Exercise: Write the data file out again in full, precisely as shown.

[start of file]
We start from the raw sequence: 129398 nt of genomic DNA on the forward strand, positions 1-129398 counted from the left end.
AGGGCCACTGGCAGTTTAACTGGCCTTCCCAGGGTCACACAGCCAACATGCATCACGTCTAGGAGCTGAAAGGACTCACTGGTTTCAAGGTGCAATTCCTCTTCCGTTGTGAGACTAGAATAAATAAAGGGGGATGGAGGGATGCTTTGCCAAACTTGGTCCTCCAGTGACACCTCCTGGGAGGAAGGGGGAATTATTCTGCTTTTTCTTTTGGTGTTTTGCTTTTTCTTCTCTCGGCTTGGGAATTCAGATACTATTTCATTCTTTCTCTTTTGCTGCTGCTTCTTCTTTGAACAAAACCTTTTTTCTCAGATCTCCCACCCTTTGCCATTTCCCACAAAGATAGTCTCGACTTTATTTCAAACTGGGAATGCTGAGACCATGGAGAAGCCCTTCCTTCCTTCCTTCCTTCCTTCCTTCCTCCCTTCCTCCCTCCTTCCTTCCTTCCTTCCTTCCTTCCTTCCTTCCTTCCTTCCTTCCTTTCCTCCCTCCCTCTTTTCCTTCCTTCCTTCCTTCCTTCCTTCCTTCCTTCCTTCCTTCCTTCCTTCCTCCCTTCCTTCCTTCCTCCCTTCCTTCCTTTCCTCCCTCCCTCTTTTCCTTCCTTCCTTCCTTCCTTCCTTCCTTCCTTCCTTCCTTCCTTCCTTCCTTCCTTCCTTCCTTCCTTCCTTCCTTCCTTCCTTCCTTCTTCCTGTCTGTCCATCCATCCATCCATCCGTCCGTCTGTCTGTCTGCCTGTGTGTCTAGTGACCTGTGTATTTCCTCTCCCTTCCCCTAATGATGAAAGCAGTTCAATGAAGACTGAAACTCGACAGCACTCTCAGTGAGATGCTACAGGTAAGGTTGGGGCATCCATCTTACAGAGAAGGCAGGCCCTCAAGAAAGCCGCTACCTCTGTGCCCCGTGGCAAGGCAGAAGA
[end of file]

We start from the raw sequence: 129398 nt of genomic DNA on the forward strand, positions 1-129398 counted from the left end.
AGGGCCACTGGCAGTTTAACTGGCCTTCCCAGGGTCACACAGCCAACATGCATCACGTCTAGGAGCTGAAAGGACTCACTGGTTTCAAGGTGCAATTCCTCTTCCGTTGTGAGACTAGAATAAATAAAGGGGGATGGAGGGATGCTTTGCCAAACTTGGTCCTCCAGTGACACCTCCTGGGAGGAAGGGGGAATTATTCTGCTTTTTCTTTTGGTGTTTTGCTTTTTCTTCTCTCGGCTTGGGAATTCAGATACTATTTCATTCTTTCTCTTTTGCTGCTGCTTCTTCTTTGAACAAAACCTTTTTTCTCAGATCTCCCACCCTTTGCCATTTCCCACAAAGATAGTCTCGACTTTATTTCAAACTGGGAATGCTGAGACCATGGAGAAGCCCTTCCTTCCTTCCTTCCTTCCTTCCTTCCTCCCTTCCTCCCTCCTTCCTTCCTTCCTTCCTTCCTTCCTTCCTTCCTTCCTTCCTTCCTTTCCTCCCTCCCTCTTTTCCTTCCTTCCTTCCTTCCTTCCTTCCTTCCTTCCTTCCTTCCTTCCTTCCTCCCTTCCTTCCTTCCTCCCTTCCTTCCTTTCCTCCCTCCCTCTTTTCCTTCCTTCCTTCCTTCCTTCCTTCCTTCCTTCCTTCCTTCCTTCCTTCCTTCCTTCCTTCCTTCCTTCCTTCCTTCCTTCCTTCCTTCTTCCTGTCTGTCCATCCATCCATCCATCCGTCCGTCTGTCTGTCTGCCTGTGTGTCTAGTGACCTGTGTATTTCCTCTCCCTTCCCCTAATGATGAAAGCAGTTCAATGAAGACTGAAACTCGACAGCACTCTCAGTGAGATGCTACAGGTAAGGTTGGGGCATCCATCTTACAGAGAAGGCAGGCCCTCAAGAAAGCCGCTACCTCTGTGCCCCGTGGCAAGGCAGAAGA